Tuesday, 20 February 2018

Things to Think About Before Getting A Dog

To me, getting a pet is a full commitment. You're in it for the long run. We got our dog expecting to have him for 5-10 years, even though he's already 8. It's not a short-term thing, and I think a fair few people forget that. So, hoping to help make people think a little before buying a pet on a whim, I put together this post.

What to think about before getting a dog

Think about it again and again. And again. Do you really want a dog, or do you just like the idea of having a dog? First of all, if you really do want a dog, do you have the time? If you already come home from work and want to flop on the sofa for the rest of the night, are you really going to take your dog out for a minimum of 30 minutes a day? No matter the weather, how busy you might be or if you don't fancy it? He or she is a living thing, and will want attention and love and exercise, and you need to set aside time for him or her daily. Second of all, no matter how much you want a dog, can you afford one? Food, vets, insurance, toys, beds, blankets, bowls, all cost money.

You have to go at your dogs pace. Please please please don't get a dog and then invite the entire family over to see it in the same day. Imagine moving house, and then twenty minutes after you get in the door you have all the neighborhood come over to greet you. It will overwhelm your dog, and it'll confuse him. If you're not prepared to take things slow and put your social life on hold for a few months, then maybe you should get a gold-fish. The first few weeks, at least, should be for you and your new family member to bond and get into a routine before everyone starts coming over.

Rehome if you can. Through rehoming I've had the best family pets. This does mean you have to take my last point a hell of a lot more seriously too. It might not even be that you rehome through the kennels, but maybe you take on a friend or family member's dog if they're not able to care for them anymore. One word or advice though, if you are interviewed by the kennels and they say your lifestyle isn't right for a dog, they're probably right. Listen to them, they're doing the best for the dog and for yourselves. If you end up buying, please make sure you're going through a reputable breeder and someone who cares for their animals rather than a puppy farm.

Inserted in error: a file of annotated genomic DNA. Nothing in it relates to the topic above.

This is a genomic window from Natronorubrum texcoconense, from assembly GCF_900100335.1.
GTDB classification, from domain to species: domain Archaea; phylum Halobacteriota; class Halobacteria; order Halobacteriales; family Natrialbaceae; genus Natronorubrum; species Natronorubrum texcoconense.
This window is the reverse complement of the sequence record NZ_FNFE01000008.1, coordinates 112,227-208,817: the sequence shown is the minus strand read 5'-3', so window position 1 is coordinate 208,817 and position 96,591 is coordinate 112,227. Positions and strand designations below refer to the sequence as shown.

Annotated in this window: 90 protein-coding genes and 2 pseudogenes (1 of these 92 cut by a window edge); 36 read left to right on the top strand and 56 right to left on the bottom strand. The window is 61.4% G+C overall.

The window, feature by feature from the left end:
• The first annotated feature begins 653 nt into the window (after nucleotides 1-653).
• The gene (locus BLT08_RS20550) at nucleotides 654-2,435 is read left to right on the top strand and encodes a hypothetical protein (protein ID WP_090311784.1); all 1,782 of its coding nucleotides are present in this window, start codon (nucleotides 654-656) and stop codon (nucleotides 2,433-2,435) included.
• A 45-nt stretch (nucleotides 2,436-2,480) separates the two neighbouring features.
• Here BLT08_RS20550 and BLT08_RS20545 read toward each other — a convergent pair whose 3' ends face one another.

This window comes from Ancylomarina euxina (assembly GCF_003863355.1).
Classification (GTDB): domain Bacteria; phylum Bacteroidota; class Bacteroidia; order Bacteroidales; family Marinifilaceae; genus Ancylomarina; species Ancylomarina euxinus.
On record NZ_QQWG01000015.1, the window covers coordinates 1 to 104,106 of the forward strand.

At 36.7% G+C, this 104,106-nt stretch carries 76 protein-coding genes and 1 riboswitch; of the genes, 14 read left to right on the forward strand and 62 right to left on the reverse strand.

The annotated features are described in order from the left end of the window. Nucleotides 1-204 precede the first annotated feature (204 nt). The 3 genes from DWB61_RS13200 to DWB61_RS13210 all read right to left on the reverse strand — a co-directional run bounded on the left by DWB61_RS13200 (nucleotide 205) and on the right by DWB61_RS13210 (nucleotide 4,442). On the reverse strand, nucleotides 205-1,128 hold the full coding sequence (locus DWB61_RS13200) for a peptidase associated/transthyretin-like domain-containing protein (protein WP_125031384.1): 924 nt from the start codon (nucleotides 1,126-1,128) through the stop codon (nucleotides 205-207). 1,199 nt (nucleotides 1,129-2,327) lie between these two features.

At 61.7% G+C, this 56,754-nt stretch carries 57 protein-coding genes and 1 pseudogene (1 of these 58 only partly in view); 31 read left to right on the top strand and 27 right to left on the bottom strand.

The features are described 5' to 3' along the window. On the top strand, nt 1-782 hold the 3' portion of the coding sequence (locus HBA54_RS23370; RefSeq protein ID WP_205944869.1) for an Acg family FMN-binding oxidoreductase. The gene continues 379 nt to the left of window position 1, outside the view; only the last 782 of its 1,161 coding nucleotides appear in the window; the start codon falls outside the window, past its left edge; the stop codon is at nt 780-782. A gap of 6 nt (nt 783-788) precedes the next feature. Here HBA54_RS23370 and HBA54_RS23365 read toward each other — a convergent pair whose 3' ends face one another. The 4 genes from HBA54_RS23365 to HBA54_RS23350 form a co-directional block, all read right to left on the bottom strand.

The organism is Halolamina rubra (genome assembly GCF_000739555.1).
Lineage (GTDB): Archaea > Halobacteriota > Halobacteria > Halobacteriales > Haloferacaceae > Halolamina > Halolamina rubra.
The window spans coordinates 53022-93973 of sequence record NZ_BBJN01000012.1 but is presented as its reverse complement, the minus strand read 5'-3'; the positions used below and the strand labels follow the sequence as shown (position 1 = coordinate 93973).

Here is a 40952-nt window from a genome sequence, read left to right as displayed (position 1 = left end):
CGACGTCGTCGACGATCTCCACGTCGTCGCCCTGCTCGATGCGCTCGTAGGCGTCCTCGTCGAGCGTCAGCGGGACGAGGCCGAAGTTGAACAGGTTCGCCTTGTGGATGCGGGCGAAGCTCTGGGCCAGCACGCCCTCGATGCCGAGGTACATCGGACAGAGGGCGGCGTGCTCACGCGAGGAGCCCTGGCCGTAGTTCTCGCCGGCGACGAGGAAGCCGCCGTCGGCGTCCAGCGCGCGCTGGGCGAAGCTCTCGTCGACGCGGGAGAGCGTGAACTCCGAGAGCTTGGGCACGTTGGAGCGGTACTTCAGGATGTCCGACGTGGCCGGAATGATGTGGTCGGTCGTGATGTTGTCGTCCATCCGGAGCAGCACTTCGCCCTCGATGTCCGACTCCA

Quick little story to go with the above: Last year a couple I know went to the kennels and were told they have way too many people in and out of their house that don't live at the property to rehome a dog. They got angry, and bought a puppy a week later. Before the puppy reached a year old, they got a trainer and were told they need to spend more time with him and that was the reason for his behavior. Instead of changing their lifestyle, they got rid of the puppy and are now looking for another dog. Don't be like them.

Are there any other big things coming up? Are you having a baby soon, moving, or going on holiday? If there's anything big coming up get a dog after it's happened, whether you rehome or buy. It'll be a lot less stressful if you don't have to worry about a dog as well! Having to think about introducig your new baby to a dog who you barely know and arranging kennels for a dog while you move or go on holiday can be a pain in the bum, so wait a little while before you rush into it. Plus, if you're that sure about getting a dog, wouldn't it be nice to bring it back to a relaxed home instead of one where you're all go go go all the time?

Talk to the staff at the rehoming center. Or the breeder, whatever way you go. If you have any questions at all, ask. It's better to ask now and know before hand, than it be too late and you've got yourself in a sticky situation. 

Volunteer or foster. If you don't think you can take the responsibility of caring for a dog for the next 10 years of it's life, then maybe helping out your local shelter is a good way to go. You can volunteer your time as a dog walker, or maybe free up some space in the kennels for them to be able to help more dogs by fostering. If this is something you're interested in, speak with your local shelter and they'll be able to give you more information.

Getting a dog is a big thing. It's not a toy, or something to show off about. He or she is a living creature, they have feelings and and ways of communicating with you. You can find huge amounts of information online and ask just about every question you may have to a trainer. If you have someone in your family or friends circle that have a really well behaved and happy dog, you could even ask them what their tips are.

So, to summarize: Don't get a dog (or any animal) without thinking about it beforehand. Do your research and ask questions. Consider all options, like rehoming, buying, fostering, and volunteering. You'll end up with a happier dog and you too will be happier.

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